Gold and silver began Tuesday with some heavy downward pressure from forces in Europe, the US, and Japan. Bond yields have jumped up considerably in many parts of Europe which as caused gold to lose its safe-haven demeanor. In addition to this, easy money policies across the world are looking like their days are numbered, another bit of activity that has done nothing but hurt the outlook on precious metals. And finally, to put the icing on the cake, physical demand for gold is at a low point that was never anticipated. In places like India, where gold is bought in large quantities at all times of the year, consumer interest is dwindling and is a shadow what it usually is.
European Bond Outlook
The worldwide outlook on bonds is that now is the time to sell. In Greece, for example, bond yields are up to and over 10% which has prompted many investors to get rid of their holdings. Bond yields are rising so rapidly, in fact, that stocks in places like Spain and Italy are facing selling pressure as well. Things are becoming so topsy-turvy that yields on seemingly safe German bonds are also rising, but not nearly as rapidly as in Greece.
As all of this is going on, Germany is going to court to discuss whether the EU's proposed bailout plan is even legal within German borders. All of this news circulating at once has caused many to believe that the economic crisis in Europe is slowly reaching a point where things will become completely chaotic for the region. It has been said for a while, and it will be said again, but leaders in Europe need to come together to formulate a solution to their debt problems instead of ignoring them and letting them grow upon themselves.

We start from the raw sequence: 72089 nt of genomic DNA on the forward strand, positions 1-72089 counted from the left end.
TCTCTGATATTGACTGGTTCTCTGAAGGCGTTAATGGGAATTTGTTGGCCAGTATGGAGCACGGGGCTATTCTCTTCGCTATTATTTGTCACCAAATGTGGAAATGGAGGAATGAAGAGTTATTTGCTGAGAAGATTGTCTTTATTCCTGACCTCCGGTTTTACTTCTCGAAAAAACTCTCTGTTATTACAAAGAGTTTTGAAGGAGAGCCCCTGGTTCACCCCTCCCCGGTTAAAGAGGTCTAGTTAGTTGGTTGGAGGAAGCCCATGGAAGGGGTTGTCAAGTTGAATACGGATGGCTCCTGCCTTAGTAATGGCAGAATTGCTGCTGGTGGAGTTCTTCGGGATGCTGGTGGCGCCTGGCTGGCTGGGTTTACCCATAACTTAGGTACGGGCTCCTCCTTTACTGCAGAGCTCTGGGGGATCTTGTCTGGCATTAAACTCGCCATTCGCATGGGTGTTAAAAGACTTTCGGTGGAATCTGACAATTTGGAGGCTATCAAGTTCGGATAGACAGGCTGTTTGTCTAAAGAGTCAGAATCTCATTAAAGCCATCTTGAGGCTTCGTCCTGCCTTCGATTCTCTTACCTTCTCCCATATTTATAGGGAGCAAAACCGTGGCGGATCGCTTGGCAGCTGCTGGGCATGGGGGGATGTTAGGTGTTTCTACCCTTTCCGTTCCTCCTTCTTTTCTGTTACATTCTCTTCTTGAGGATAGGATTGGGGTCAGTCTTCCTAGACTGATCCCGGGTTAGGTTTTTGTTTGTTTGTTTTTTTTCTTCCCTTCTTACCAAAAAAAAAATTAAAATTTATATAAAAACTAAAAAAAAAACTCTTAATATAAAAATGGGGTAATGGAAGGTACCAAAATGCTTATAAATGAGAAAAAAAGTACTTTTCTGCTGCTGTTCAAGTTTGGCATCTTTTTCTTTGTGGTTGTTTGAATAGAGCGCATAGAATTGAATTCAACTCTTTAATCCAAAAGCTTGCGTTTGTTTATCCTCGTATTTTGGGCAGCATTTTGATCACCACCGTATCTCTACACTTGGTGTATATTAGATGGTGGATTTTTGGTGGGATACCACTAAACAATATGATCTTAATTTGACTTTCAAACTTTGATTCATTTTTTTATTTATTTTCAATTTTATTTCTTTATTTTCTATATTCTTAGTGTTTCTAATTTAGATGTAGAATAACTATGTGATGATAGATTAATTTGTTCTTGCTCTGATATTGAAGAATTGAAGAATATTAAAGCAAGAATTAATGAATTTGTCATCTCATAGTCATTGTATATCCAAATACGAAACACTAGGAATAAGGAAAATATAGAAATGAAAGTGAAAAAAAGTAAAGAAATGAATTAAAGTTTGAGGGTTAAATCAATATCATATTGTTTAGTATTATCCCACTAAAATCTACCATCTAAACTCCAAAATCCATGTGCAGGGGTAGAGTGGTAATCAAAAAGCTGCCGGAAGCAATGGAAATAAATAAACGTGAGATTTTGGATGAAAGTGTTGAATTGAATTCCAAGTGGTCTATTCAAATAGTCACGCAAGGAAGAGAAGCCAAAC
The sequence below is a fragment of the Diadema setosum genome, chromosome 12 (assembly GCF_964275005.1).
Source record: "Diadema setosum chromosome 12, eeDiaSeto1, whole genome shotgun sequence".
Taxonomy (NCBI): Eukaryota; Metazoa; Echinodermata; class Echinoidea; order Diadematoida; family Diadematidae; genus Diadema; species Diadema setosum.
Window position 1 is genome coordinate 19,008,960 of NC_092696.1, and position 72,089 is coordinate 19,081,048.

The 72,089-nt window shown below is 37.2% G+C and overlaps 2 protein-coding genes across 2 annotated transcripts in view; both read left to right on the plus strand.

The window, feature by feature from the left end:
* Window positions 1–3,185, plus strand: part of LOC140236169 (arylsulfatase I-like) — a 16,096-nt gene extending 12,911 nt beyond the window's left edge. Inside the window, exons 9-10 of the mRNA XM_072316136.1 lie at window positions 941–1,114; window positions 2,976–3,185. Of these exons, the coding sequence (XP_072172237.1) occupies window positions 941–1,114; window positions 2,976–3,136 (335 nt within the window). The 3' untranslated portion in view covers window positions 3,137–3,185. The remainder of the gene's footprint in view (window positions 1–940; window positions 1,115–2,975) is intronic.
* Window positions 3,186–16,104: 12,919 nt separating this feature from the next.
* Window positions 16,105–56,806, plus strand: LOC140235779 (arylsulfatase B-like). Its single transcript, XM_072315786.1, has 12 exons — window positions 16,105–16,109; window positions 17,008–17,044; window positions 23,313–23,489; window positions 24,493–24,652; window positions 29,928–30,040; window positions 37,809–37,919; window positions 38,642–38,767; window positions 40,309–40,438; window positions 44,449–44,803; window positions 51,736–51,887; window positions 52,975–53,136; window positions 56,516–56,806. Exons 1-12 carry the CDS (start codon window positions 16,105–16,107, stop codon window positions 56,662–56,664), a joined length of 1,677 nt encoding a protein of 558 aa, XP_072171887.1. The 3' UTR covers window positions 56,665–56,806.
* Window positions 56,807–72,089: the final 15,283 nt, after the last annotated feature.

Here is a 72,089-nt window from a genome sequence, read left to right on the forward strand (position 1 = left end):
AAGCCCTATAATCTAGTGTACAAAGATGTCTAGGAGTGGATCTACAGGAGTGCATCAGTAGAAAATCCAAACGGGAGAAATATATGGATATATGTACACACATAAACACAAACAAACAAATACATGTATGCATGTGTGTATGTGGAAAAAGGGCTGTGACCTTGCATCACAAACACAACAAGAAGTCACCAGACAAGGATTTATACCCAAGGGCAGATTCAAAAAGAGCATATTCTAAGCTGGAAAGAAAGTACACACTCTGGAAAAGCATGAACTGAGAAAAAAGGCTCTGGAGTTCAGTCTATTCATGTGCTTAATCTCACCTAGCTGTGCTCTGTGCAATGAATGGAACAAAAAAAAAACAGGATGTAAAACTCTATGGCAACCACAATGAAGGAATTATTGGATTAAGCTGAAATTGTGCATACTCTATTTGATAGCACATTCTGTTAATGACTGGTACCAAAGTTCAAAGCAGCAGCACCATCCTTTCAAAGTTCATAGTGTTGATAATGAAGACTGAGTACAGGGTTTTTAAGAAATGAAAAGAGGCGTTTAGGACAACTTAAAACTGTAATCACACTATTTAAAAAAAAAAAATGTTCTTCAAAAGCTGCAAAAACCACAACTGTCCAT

Monetary Policy Around the World
The Bank of Japan, in their latest meeting, announced that no major changes will happen to monetary policy in the country, though this has caused many to interpret this message as the BOJ saying that easy money policy will be ended in the near future. It is unclear as to whether or not this is actually the case, as the situation in Japan is constantly, and drastically, changing.
A prominent credit agency in the US announced that the credit reading of the United States has moved from negative to stable. This is yet another sign that the American economy is operating at an appropriate level and gives support to those who think Quantitative Easing should be brought to an end. The new credit reading jives well with the recent employment report out of the US which indicated that the unemployment rate is falling while more non-farm jobs are being added.